As I worked my way through the local stories, and the opinion pieces, and the classified ads, I began to get excited. The back end of the sports section was coming up soon, and unless some malfunction had come up, I was going to be in it somewhere. The suspense was quite a thrill.

And then I came to it, on a two-page spread between pages 66 and 67. “Second to None” the headline blared, along with a large color image of Babe Ruth calling his shot in the 1932 World Series at Wrigley Field. The most storied moment in all of baseball history happened not in New York, or Boston, or St. Louis, but right here in Chicago. And all of Chicago was going to read about it, too.

Space limitations were such that only the first 50 reasons could appear on the two pages that day. The other 50 reasons were available on the ChicagoSide website, and my hope is that at least a few of those who saw the story in print made their way to the web site as well.

But what came after the teaser at the end of the piece was an unmistakable reminder of the true pecking order of sports in this town. For despite my attempts to raise the public’s consciousness of this city’s baseball history, the lower right corner told me—and anyone else who was paying attention—who really calls the tune around here.

“Mike Ditka: Player, Coach, Legend” read the ad, which also included a quote from da Coach and a website for DitkaSteaks.com. I appreciated the irony of a Mike Ditka ad placement on the baseball story I had written. I felt a little bit like Luke Skywalker in the first Star Wars movie, when Han Solo tells him “Don’t get cocky!” For no matter what excitement the piece brought to me personally, I was reminded—and always will be—that Mike Ditka casts a shadow in this town that nobody else can match.

Congratulations on the number retirement, Coach, and thanks for all the memories through the years.

Lovie’s nine-year tenure

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The Chicago Bears missed the playoffs this year, and they reacted the same way that several other NFL franchises did today: they fired their head coach. The bright line between success and failure seems to be making the playoffs, and I suppose that’s fair enough. It’s a binary thing: you either made it to the playoffs and had a successful season, or you didn’t, and now it’s time to hit the bricks and let someone else have a go at it instead.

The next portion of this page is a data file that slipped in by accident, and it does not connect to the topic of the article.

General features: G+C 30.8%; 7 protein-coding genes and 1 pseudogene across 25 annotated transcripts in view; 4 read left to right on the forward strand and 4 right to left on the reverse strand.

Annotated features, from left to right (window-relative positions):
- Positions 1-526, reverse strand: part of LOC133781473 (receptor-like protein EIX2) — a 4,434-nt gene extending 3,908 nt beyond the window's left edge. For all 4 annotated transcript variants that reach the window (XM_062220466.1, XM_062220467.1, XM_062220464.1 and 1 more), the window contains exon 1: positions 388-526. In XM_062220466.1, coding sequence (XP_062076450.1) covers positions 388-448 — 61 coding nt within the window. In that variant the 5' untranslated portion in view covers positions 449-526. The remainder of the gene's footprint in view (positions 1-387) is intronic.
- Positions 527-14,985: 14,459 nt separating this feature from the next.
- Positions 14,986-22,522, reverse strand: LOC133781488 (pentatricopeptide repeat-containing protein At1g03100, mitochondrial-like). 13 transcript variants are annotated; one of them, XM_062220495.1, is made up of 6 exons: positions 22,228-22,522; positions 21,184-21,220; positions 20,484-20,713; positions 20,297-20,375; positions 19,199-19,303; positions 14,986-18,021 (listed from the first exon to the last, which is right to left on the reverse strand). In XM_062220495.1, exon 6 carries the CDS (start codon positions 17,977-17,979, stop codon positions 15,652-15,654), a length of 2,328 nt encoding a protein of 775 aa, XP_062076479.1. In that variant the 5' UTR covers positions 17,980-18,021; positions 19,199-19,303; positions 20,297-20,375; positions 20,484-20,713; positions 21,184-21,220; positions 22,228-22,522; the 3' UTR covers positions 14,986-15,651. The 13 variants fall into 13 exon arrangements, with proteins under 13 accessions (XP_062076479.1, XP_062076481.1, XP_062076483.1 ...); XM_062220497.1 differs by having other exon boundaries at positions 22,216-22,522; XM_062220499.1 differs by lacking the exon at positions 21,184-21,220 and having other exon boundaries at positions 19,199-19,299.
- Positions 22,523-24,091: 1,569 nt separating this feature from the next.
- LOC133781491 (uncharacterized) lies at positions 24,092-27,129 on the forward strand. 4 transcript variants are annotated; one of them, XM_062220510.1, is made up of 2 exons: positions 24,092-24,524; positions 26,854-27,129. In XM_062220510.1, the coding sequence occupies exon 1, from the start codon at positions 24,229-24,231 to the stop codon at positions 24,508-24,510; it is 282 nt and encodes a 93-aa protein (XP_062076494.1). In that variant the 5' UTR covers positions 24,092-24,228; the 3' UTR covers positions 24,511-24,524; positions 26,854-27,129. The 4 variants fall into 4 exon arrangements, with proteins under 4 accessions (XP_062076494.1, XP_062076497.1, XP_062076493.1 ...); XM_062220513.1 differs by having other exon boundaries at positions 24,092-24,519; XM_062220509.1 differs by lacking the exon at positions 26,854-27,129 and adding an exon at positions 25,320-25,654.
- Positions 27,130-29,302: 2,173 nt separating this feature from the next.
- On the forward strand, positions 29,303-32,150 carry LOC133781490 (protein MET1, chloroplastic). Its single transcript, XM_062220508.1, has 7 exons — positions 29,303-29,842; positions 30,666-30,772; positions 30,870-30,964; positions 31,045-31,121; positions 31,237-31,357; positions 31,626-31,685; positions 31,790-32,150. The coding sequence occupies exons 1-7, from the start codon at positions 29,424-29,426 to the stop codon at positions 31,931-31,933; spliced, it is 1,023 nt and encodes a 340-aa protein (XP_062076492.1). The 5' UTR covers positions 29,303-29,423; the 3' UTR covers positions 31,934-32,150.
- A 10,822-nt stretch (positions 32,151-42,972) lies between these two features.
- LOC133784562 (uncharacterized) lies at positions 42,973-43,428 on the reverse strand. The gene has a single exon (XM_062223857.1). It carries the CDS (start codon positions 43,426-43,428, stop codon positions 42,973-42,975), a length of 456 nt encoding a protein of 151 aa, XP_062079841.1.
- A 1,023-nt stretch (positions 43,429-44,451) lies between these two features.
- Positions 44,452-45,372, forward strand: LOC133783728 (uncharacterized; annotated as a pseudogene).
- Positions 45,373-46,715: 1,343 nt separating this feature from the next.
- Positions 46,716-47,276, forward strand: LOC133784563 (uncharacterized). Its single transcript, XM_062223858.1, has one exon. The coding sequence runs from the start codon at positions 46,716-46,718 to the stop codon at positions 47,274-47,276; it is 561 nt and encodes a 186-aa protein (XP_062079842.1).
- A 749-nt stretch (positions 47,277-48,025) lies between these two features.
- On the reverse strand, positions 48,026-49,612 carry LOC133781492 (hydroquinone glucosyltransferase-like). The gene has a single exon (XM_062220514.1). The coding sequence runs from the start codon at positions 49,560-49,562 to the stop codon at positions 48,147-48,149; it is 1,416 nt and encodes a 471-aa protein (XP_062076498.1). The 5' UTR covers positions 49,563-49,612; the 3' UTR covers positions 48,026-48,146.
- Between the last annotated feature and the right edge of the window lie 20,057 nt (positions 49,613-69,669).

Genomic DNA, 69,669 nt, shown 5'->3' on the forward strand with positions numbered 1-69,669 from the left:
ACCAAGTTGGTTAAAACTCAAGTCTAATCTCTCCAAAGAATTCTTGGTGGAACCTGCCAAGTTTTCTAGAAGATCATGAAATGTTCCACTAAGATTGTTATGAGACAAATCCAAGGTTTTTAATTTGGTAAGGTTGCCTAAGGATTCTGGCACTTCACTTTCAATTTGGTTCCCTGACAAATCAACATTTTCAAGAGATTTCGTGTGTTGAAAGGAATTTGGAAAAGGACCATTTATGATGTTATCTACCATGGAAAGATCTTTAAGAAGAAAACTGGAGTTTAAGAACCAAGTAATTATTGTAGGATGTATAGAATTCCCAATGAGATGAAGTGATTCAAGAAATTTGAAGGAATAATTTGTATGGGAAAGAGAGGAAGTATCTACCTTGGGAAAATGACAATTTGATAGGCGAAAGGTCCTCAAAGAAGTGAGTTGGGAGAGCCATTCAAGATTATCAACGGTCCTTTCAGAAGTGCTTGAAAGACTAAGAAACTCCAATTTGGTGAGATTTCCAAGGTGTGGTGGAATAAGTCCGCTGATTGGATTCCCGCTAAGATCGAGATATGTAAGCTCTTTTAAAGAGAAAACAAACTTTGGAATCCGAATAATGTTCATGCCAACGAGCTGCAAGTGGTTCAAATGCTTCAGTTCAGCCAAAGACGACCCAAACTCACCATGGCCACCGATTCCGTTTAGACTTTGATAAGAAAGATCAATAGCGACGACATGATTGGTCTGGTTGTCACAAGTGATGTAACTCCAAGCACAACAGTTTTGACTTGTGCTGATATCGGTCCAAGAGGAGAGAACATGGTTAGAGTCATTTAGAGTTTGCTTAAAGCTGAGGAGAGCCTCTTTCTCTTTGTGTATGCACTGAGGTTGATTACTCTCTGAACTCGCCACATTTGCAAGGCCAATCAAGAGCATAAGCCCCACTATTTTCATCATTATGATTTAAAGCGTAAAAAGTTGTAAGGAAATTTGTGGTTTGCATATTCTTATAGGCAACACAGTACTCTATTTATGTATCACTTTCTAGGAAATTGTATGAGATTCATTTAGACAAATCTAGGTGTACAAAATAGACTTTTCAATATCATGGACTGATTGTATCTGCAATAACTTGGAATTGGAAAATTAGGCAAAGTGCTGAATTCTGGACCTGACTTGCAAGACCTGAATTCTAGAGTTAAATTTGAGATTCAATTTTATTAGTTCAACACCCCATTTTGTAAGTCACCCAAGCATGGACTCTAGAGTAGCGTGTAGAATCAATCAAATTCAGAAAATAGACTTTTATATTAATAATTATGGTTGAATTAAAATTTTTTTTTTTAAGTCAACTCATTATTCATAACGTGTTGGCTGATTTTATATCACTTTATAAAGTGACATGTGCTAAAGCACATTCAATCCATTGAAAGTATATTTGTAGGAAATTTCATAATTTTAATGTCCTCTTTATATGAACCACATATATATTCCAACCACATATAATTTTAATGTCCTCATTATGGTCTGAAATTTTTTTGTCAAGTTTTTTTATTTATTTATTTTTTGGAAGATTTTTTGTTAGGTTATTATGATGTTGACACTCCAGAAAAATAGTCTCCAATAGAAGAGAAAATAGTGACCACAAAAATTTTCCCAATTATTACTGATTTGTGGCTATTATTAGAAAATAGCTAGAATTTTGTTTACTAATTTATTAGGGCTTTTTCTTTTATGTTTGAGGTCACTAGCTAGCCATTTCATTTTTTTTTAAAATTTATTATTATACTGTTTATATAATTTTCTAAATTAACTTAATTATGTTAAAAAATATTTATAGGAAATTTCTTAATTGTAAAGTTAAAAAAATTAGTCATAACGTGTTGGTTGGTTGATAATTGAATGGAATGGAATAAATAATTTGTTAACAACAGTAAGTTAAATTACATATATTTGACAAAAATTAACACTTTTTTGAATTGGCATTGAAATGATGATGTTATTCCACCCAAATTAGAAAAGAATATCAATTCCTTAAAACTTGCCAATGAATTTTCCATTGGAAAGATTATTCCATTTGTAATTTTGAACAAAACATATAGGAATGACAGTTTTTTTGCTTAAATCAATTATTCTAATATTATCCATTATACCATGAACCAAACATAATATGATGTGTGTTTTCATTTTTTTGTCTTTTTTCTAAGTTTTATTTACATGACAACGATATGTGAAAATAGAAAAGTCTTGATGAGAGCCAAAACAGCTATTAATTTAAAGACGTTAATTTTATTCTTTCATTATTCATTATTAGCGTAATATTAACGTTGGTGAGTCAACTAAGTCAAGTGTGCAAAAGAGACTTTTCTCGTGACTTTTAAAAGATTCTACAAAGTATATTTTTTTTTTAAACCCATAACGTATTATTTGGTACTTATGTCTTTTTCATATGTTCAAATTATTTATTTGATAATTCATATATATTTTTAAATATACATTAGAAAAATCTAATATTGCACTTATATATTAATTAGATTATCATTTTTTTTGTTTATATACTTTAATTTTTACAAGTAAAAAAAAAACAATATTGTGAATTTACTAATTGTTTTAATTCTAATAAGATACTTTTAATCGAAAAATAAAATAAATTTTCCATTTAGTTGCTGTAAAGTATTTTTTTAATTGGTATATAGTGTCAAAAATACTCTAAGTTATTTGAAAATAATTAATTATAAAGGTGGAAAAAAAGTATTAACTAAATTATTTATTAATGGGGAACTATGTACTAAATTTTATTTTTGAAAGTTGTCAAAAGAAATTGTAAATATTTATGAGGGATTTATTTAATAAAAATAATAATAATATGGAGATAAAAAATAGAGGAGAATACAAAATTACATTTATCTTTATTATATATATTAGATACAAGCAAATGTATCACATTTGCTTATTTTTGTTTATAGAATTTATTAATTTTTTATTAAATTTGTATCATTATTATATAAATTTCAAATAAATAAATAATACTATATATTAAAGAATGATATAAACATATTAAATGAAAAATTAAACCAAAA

I’ve said repeatedly that I’m not a Bears fan, but this kind of a move, in a football town like Chicago is, will suck up all the attention, sportswise and even newswise, until further notice. Not that I’m going to partake in any of it, I just wanted to point that out before retiring for the evening.

I hope New year’s eve is happy and safe for anyone and everyone who reads this.

Rooting for the enemy

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I live in Chicago, but don’t care enough about the NFL to consider myself a Bears fan. The Bears win, the Bears lose, and it’s all pretty much the same to me. But I’m certainly in the minority in these parts. Many people are emotionally invested in the Bears, and for the next three hours they will do something that will be exceedingly uncomfortable: root for Green Bay.

Yes, the Packers. The team from that little town up north, that is by far the smallest town in the NFL. Never mind that it’s a Wisconsin team as much as anything else. Illinois generally looks down on its neighbor to the north, and the ill will is returned in kind (like we don’t know what a FIB is). This mutual contempt for each other is the fuel that makes the oldest rivalry in the NFL go. And if Bears fans want to extend their season into next weekend, they have no other choice. It’s a long enough offeason already, so why add another week to it?

Go put on something in the lemon-lime colors that the Packers wear, or practice doing that belt thing that Aaron Rogers does. Embrace it, Bears fans, and just hope that it’s successful in the end. Because you’ll hate yourselves for doing it if the Packers lose.

Gave proof through the night